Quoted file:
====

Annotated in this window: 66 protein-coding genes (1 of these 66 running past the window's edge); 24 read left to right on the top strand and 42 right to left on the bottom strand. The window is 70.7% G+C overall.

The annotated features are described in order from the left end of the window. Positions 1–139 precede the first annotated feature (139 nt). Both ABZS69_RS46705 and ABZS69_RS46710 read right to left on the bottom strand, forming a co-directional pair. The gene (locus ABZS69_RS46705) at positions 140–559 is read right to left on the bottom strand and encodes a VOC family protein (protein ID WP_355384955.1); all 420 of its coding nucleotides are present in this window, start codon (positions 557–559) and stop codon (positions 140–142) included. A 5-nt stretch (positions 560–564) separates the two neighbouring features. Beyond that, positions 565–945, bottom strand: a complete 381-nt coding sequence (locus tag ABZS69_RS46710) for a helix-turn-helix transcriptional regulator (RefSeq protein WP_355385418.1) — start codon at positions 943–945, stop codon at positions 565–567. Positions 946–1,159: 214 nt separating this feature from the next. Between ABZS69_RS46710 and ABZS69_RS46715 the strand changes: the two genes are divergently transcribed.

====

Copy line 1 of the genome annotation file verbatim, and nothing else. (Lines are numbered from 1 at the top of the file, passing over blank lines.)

Annotated in this window: 66 protein-coding genes (1 of these 66 running past the window's edge); 24 read left to right on the top strand and 42 right to left on the bottom strand. The window is 70.7% G+C overall.